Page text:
In the championship game at the Superdome in New Orleans, Louisiana, the Orangemen matched up against the Indiana Hoosiers coached by Bobby Knight.[1][4] The game was a back and forth battle down until the final whistle. The Orangemen had a one point lead with 28 seconds left in the second half when Coleman missed the front end of a one and one. Indiana grabbed the rebound and tournament MOP Keith Smart made a jumper from the corner with just seconds left on the clock to give the Hoosiers a one point lead and the National Championship.[12]


  • Sherman Douglas (17.3 pts, 7.6 asts)
  • Rony Seikaly (15.1 pts, 8.2 rebs)
  • Greg Monroe (12.9 pts, 4.1 asts)
  • Derrick Coleman (11.9 pts, 8.8 rebs)
  • Howard Triche (11.8 pts, 4.8 rebs)
  • Steve Thompson (5.1 pts, 1.8 rebs)

NCAA Tournament school records[edit]

The team's 104 point outburst against Western Kentucky in the second round is tied for the most points in a tournament game.[13]

Rony Seikaly's 138 points is a school record and was tied with Indiana's Steve Alford for most in that year's tournament.[13] He also set records for field goals and free throws made with 53 and 51, respectively.[13]

Derrick Coleman's 19 rebounds against Indiana is a school record that still stands as of 2008. He also set tournament records for rebounds and blocked shots with 73 and 16, respectively.[13]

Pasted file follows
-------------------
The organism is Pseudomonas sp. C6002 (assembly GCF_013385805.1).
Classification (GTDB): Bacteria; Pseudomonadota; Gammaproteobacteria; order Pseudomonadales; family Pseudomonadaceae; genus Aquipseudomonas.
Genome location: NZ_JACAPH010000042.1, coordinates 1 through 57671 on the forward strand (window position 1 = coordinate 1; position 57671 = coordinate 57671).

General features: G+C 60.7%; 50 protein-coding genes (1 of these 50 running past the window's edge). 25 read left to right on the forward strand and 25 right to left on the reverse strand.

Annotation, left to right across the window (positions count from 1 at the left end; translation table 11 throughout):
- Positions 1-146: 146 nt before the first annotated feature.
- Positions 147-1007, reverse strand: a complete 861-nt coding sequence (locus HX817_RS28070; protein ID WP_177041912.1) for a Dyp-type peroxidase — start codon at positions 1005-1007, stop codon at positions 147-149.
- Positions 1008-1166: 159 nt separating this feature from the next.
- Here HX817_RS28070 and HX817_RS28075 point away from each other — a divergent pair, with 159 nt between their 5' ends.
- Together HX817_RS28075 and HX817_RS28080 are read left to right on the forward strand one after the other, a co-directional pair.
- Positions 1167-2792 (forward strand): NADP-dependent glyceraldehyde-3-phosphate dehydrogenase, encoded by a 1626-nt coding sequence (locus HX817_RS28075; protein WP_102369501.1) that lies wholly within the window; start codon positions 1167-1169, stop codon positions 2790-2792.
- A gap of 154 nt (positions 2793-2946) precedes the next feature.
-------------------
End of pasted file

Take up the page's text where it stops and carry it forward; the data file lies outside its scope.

Sherman Douglas set a record for assists with 49.[13]


  1. ^ a b c d e "SU Athletics - 1986-87 Final (31-7, 12-4)". Syracuse University. Retrieved 2008-07-08. 
  2. ^ sports-reference.com 1986-87 Big East Conference Season Summary
  3. ^ "Jim Boeheim Year by Year" (PDF). Syracuse University. Retrieved 2008-07-08. 
  4. ^ a b c "Syracuse Basketball 1986-1987". RLYoung. 2006. Retrieved 2008-07-08. 
  5. ^ Rhoden, William C. (1987-01-18). "COLLEGE BASKETBALL '87: SYRACUSE; New Talent Bolsters 15-0 Syracuse". New York Times. Retrieved 2008-07-08. 
  6. ^ "COLLEGE BASKETBALL; SYRACUSE HOLDS OFF ST. JOHN'S". New York Times. 1987-01-25. Retrieved 2008-07-08. 
  7. ^ Rhoden, William C. (1987-02-04). "SYRACUSE SURVIVES DOGGED SETON HALL". New York Times. Retrieved 2008-07-08. 
  8. ^ Rhoden, William C. (1987-03-09). "Williams Connects As Georgetown Wins Big East". New York Times. Retrieved 2008-07-08. 
  9. ^ a b "1987 NCAA Basketball Tournament bracket". Shrp Sports. Archived from the original on 2009-02-26. Retrieved 2008-07-08. 
  10. ^ Malcolm Moran (22 March 1987). "COLLEGE BASKETBALL: EAST REGIONAL SYRACUSE, PROVIDENCE GAIN FINAL 4; TAR HEELS HURT BY REBOUNDING". New York Times. Retrieved 2008-07-08. 
  11. ^ a b Roy S. Johnson (29 March 1987). "COLLEGE BASKETBALL: SYRACUSE AND INDIANA REACH FINAL; ORANGEMEN COOL FRIAR'S SHOOTING". New York Times. Retrieved 2008-07-08. 
  12. ^ Malcolm Moran (31 March 1987). "PLAYERS; KNIGHT'S METHODS WIN ONCE MORE". New York Times. Retrieved 2008-07-08. 
  13. ^ a b c d e "SU NCAA Tournament Records" (PDF). Syracuse University. Retrieved 2008-07-08.